Hybrid auxiliary power systems, which use a combination of power technologies, are beginning to gain acceptance, but have not been adapted to workable solutions in acoustically restrictive applications as discussed within this topic. Zero-emission fuel cells with built-in fuel reformers have recently been integrated to provide auxiliary power for over-the-road freight trucks (Ref 3), and are expected to become price-competitive as diesel exhaust emission restrictions become effective. However, existing fuel cell systems do not operate properly when using military fuels, and have not yet been proven in austere military environments.
This topic seeks an innovative approach in the development of an APU capable of being placed and operated in a dimensionally challenging space, such that the aural signature and acoustic noise level transmitted to the vehicle interior and the exterior are at acceptable levels.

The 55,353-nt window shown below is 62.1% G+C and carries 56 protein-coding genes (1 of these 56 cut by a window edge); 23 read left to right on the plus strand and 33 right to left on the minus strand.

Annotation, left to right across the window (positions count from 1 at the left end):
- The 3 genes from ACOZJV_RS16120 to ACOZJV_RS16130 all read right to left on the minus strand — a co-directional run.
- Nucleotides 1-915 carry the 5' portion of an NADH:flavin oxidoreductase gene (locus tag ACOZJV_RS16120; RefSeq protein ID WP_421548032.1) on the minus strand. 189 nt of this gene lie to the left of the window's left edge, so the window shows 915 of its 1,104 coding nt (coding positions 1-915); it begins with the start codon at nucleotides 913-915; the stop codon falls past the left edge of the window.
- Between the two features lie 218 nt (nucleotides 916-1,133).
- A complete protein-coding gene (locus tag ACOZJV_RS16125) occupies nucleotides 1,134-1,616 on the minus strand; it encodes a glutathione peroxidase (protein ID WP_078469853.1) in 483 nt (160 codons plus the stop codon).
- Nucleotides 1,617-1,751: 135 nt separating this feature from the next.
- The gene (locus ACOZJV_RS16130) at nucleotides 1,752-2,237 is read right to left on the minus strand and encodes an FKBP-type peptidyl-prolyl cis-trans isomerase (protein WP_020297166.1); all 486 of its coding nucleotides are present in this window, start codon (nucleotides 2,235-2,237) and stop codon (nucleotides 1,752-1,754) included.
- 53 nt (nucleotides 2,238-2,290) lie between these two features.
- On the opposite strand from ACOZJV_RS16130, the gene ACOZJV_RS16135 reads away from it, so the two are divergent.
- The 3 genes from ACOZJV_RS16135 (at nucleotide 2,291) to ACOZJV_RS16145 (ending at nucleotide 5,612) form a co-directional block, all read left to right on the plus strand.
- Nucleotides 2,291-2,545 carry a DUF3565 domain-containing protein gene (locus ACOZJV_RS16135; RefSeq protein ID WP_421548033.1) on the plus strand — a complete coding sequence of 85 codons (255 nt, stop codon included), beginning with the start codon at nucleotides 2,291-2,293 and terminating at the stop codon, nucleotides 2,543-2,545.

Proposed concepts shall provide 7 kilowatt (kW) continuous Direct Current (DC) power at 28 volts, with a capability to handle transient loads of up to 125% for 5 minutes, and 150% for 5 seconds, and meet Mil-STD-1332B ( DC Utility Power requirements. F24, DF-2, DF-A, or JP-8 fuel from the vehicle�s on-board fuel tank will be available for use and may use the main vehicle batteries for starting and peak buffering. Concepts shall be capable of starting and operating in temperatures between -51 degrees Fahrenheit (�F) and 130�F and shall, as a system, weigh less than 440 pounds (threshold), or 220 pounds (desired). Proposed concepts shall not generate a direct sound pressure level at the vehicle interior, not including the reverberant sound field, of more than 80 A-weighted decibels (dB(A)) referenced to (re) 20 micropascals, under all loading conditions (0 to 100% loading). Proposed concepts shall not generate a sound pressure level at the exterior of the APU of more than 75 dB(A) Objective, 85 dB(A) (Threshold). Fuel consumption shall not exceed 0.5 Gallon-per-Hour (GPH) (Objective), 1.0 GPH (Threshold) at full continuous load resulting in significant fuel savings over having to run the main engine. Proposed concepts shall not exceed the following dimensions: 12"H x 18.4"W x 36"L, which excludes the starting battery or fuel tank. The APU target production cost shall be less than $59,000 (threshold), $25,000 (desired).